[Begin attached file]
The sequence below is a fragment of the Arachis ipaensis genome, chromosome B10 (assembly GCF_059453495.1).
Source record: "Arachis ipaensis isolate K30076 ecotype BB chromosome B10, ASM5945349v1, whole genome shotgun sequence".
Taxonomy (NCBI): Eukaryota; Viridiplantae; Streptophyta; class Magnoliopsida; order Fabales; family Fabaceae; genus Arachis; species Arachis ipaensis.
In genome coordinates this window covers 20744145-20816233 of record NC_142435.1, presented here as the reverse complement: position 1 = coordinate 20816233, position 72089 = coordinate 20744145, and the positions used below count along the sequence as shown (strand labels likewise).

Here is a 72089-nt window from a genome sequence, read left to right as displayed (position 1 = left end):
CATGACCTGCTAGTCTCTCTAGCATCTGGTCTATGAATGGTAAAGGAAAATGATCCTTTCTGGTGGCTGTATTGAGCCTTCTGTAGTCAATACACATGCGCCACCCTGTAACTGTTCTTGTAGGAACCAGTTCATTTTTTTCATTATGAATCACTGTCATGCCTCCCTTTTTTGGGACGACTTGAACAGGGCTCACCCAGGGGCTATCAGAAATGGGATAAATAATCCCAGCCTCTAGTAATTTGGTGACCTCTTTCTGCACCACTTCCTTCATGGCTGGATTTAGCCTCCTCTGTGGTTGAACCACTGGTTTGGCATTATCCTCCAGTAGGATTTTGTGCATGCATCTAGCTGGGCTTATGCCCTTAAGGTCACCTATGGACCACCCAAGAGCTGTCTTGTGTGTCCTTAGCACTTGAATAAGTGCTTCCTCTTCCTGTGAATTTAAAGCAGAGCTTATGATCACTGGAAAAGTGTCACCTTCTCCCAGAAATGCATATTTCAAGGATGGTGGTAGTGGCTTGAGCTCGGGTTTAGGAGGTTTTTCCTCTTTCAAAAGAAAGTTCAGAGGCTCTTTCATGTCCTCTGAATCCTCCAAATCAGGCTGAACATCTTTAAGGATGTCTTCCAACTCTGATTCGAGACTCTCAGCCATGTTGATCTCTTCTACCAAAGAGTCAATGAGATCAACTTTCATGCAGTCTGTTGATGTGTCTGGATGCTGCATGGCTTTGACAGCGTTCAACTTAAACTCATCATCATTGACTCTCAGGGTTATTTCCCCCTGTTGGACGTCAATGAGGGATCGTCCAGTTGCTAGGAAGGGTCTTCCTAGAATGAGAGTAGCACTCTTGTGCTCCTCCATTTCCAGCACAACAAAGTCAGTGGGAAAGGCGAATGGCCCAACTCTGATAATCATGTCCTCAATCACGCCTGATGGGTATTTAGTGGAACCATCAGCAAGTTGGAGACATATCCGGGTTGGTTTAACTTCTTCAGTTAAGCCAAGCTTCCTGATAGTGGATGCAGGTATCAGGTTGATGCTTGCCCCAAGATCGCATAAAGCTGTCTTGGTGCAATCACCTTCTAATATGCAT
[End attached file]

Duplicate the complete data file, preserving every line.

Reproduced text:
The sequence below is a fragment of the Arachis ipaensis genome, chromosome B10 (assembly GCF_059453495.1).
Source record: "Arachis ipaensis isolate K30076 ecotype BB chromosome B10, ASM5945349v1, whole genome shotgun sequence".
Taxonomy (NCBI): Eukaryota; Viridiplantae; Streptophyta; class Magnoliopsida; order Fabales; family Fabaceae; genus Arachis; species Arachis ipaensis.
In genome coordinates this window covers 20744145-20816233 of record NC_142435.1, presented here as the reverse complement: position 1 = coordinate 20816233, position 72089 = coordinate 20744145, and the positions used below count along the sequence as shown (strand labels likewise).

Here is a 72089-nt window from a genome sequence, read left to right as displayed (position 1 = left end):
CATGACCTGCTAGTCTCTCTAGCATCTGGTCTATGAATGGTAAAGGAAAATGATCCTTTCTGGTGGCTGTATTGAGCCTTCTGTAGTCAATACACATGCGCCACCCTGTAACTGTTCTTGTAGGAACCAGTTCATTTTTTTCATTATGAATCACTGTCATGCCTCCCTTTTTTGGGACGACTTGAACAGGGCTCACCCAGGGGCTATCAGAAATGGGATAAATAATCCCAGCCTCTAGTAATTTGGTGACCTCTTTCTGCACCACTTCCTTCATGGCTGGATTTAGCCTCCTCTGTGGTTGAACCACTGGTTTGGCATTATCCTCCAGTAGGATTTTGTGCATGCATCTAGCTGGGCTTATGCCCTTAAGGTCACCTATGGACCACCCAAGAGCTGTCTTGTGTGTCCTTAGCACTTGAATAAGTGCTTCCTCTTCCTGTGAATTTAAAGCAGAGCTTATGATCACTGGAAAAGTGTCACCTTCTCCCAGAAATGCATATTTCAAGGATGGTGGTAGTGGCTTGAGCTCGGGTTTAGGAGGTTTTTCCTCTTTCAAAAGAAAGTTCAGAGGCTCTTTCATGTCCTCTGAATCCTCCAAATCAGGCTGAACATCTTTAAGGATGTCTTCCAACTCTGATTCGAGACTCTCAGCCATGTTGATCTCTTCTACCAAAGAGTCAATGAGATCAACTTTCATGCAGTCTGTTGATGTGTCTGGATGCTGCATGGCTTTGACAGCGTTCAACTTAAACTCATCATCATTGACTCTCAGGGTTATTTCCCCCTGTTGGACGTCAATGAGGGATCGTCCAGTTGCTAGGAAGGGTCTTCCTAGAATGAGAGTAGCACTCTTGTGCTCCTCCATTTCCAGCACAACAAAGTCAGTGGGAAAGGCGAATGGCCCAACTCTGATAATCATGTCCTCAATCACGCCTGATGGGTATTTAGTGGAACCATCAGCAAGTTGGAGACATATCCGGGTTGGTTTAACTTCTTCAGTTAAGCCAAGCTTCCTGATAGTGGATGCAGGTATCAGGTTGATGCTTGCCCCAAGATCGCATAAAGCTGTCTTGGTGCAATCACCTTCTAATATGCAT